Broken China in Washington
A recurring topic here at Perrspectives has been the rise of China as a economic, military and diplomatic superpower and its impact on American security and prosperity. Since its inception, the response of the Bush administration to Beijing's emergence as American creditor, trading partner and strategic rival has alternately been silence or incoherence.
This week, the pressure for policy clarity towards China ratcheted up another notch. At the Pentagon, Secretary of Defense Donald Rumsfeld has delayed the annual report due to Congress assessing Chinese military threats and capabilities. DoD consensus has been stymied by internal disagreements about Chinese intentions and the scope of the Chinese nuclear arsenal. (The Chinese, it should be noted, are following this drama closely - and with great skepticism.)
Meanwhile, the rhetoric over Taiwan continued to escalate. Chinese general Zhu Chenghu warned that China would use nuclear weapons if attacked by the United States in a confrontation over Taiwan. "If the Americans draw their missiles and position-guided ammunition onto the target zone on China's territory, I think we will have to respond with nuclear weapons," he said. While both sides tried to downplay the comments, the United States continued to wrestle with its policy of strategic ambiguity regarding the defense of Taipei, including debate over whether to add an aircraft carrier battle group to the Pacific Theater.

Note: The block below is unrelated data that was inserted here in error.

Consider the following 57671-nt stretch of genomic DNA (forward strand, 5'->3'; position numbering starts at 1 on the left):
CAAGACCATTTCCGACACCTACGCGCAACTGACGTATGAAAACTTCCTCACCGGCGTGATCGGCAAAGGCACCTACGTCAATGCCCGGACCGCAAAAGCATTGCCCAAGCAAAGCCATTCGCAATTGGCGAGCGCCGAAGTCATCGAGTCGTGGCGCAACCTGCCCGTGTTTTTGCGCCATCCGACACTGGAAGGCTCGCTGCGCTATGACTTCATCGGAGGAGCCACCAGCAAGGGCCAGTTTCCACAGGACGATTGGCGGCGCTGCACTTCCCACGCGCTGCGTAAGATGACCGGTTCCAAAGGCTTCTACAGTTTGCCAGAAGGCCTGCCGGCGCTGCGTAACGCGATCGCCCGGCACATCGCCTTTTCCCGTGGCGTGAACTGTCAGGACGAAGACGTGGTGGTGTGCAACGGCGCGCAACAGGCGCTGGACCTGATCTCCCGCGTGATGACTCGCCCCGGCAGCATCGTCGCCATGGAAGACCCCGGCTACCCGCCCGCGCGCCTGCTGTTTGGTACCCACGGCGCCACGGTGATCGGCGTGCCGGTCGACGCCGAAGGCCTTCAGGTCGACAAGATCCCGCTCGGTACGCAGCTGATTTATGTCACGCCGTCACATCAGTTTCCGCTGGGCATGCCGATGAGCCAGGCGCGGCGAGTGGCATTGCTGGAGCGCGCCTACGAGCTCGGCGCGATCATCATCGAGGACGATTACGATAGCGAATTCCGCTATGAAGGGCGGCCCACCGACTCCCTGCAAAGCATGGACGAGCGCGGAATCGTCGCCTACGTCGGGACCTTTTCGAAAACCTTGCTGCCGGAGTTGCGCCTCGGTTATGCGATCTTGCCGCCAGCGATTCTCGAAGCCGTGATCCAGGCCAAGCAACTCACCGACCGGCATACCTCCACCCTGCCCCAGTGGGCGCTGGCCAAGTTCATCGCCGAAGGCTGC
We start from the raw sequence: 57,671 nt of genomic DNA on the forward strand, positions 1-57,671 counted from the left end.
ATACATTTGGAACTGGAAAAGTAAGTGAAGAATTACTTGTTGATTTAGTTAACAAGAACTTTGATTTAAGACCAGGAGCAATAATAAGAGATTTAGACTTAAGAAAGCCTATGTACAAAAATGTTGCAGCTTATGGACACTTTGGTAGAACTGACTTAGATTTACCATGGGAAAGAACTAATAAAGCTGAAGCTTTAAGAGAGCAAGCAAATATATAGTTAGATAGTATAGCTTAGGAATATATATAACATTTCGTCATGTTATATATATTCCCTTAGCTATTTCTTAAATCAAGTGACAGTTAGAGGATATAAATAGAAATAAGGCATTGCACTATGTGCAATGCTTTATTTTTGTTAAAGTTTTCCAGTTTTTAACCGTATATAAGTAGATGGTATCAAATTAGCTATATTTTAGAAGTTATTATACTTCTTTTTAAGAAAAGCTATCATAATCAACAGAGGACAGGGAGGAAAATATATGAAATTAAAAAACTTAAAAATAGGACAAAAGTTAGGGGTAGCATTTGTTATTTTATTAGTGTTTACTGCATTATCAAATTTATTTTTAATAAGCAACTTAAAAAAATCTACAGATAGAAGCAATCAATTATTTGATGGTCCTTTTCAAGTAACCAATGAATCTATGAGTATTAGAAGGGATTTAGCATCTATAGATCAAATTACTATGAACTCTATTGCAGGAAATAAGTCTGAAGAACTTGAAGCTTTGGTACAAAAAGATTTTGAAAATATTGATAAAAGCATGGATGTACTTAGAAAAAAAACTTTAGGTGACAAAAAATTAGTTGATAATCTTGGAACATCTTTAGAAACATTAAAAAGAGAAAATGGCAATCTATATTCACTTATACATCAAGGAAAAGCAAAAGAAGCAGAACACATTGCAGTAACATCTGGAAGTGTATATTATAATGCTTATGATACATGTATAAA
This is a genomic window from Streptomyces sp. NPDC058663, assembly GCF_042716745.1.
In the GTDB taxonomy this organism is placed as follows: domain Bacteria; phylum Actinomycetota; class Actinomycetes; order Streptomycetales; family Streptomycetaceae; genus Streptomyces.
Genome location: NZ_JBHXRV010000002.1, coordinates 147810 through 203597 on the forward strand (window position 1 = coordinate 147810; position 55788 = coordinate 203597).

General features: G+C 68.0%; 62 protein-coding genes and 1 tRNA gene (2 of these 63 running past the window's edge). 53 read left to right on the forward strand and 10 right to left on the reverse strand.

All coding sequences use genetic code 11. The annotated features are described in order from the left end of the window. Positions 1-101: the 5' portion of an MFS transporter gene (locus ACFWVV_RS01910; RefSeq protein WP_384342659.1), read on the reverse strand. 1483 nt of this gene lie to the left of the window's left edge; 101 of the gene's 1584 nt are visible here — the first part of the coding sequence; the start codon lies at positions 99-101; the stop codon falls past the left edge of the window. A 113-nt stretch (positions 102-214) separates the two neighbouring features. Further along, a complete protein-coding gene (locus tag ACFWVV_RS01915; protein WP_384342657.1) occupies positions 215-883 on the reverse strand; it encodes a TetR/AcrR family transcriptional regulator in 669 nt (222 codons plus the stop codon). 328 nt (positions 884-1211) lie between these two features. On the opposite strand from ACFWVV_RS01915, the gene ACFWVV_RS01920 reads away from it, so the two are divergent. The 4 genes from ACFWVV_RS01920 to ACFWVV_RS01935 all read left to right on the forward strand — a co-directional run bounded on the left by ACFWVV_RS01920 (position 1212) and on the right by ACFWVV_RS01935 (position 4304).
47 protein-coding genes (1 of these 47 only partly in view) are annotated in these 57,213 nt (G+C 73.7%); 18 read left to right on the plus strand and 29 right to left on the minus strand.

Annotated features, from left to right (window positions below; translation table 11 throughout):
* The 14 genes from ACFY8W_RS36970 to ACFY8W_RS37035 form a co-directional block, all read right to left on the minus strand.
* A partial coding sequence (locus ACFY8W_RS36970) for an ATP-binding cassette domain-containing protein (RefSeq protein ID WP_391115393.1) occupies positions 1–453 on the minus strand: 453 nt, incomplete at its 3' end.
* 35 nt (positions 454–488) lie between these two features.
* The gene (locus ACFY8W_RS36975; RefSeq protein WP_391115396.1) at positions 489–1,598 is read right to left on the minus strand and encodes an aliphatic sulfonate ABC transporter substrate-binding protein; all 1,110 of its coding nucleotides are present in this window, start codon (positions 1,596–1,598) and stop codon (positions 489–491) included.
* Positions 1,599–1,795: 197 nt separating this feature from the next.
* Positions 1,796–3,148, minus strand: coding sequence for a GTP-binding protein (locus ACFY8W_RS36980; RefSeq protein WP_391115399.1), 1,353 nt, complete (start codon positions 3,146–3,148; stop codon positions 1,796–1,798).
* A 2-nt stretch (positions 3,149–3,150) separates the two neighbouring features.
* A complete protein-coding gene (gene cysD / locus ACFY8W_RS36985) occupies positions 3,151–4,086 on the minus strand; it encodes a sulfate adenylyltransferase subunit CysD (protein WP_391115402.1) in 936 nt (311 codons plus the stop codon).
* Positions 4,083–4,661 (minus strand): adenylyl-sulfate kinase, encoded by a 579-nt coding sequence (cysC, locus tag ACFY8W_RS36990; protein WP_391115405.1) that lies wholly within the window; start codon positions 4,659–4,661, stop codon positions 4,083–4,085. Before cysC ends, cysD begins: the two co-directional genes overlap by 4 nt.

In the United States, all eyes have been focused on Iraq. As one of the most critical global challenges facing the U.S., however, China can't remain on the backburner much longer.
For more Perrspectives coverage of rapidly developing issues and challenges in Sino-American relations, see:
- "The Coming Draft Debate"
- "Getting Drafty: The Hybrid Model of National Service"
- "China Syndrome"
- "On the Wrong Side of History"
- "The End of The Unilateral Moment: Five Global Challenges for a New American Internationalism"